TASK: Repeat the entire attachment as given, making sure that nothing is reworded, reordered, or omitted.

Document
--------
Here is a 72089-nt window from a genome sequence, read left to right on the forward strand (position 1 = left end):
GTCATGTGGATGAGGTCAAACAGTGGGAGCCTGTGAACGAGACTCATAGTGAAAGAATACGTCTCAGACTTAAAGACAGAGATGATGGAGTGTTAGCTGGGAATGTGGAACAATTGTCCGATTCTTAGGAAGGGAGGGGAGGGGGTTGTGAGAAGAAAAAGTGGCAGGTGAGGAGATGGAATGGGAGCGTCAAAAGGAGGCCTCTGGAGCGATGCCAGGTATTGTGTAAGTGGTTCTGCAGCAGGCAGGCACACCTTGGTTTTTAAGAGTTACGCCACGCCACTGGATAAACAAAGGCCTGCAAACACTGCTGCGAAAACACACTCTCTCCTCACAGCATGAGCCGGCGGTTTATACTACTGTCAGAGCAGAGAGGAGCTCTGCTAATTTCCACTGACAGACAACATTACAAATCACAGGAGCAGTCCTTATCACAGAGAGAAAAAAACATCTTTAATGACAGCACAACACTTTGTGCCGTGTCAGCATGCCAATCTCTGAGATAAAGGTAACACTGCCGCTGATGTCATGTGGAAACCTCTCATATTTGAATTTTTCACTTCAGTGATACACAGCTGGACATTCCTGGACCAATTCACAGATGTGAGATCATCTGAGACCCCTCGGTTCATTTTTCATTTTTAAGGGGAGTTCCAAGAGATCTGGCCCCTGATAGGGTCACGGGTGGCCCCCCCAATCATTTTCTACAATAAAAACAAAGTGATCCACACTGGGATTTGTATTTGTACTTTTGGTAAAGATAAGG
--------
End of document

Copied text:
Here is a 72089-nt window from a genome sequence, read left to right on the forward strand (position 1 = left end):
GTCATGTGGATGAGGTCAAACAGTGGGAGCCTGTGAACGAGACTCATAGTGAAAGAATACGTCTCAGACTTAAAGACAGAGATGATGGAGTGTTAGCTGGGAATGTGGAACAATTGTCCGATTCTTAGGAAGGGAGGGGAGGGGGTTGTGAGAAGAAAAAGTGGCAGGTGAGGAGATGGAATGGGAGCGTCAAAAGGAGGCCTCTGGAGCGATGCCAGGTATTGTGTAAGTGGTTCTGCAGCAGGCAGGCACACCTTGGTTTTTAAGAGTTACGCCACGCCACTGGATAAACAAAGGCCTGCAAACACTGCTGCGAAAACACACTCTCTCCTCACAGCATGAGCCGGCGGTTTATACTACTGTCAGAGCAGAGAGGAGCTCTGCTAATTTCCACTGACAGACAACATTACAAATCACAGGAGCAGTCCTTATCACAGAGAGAAAAAAACATCTTTAATGACAGCACAACACTTTGTGCCGTGTCAGCATGCCAATCTCTGAGATAAAGGTAACACTGCCGCTGATGTCATGTGGAAACCTCTCATATTTGAATTTTTCACTTCAGTGATACACAGCTGGACATTCCTGGACCAATTCACAGATGTGAGATCATCTGAGACCCCTCGGTTCATTTTTCATTTTTAAGGGGAGTTCCAAGAGATCTGGCCCCTGATAGGGTCACGGGTGGCCCCCCCAATCATTTTCTACAATAAAAACAAAGTGATCCACACTGGGATTTGTATTTGTACTTTTGGTAAAGATAAGG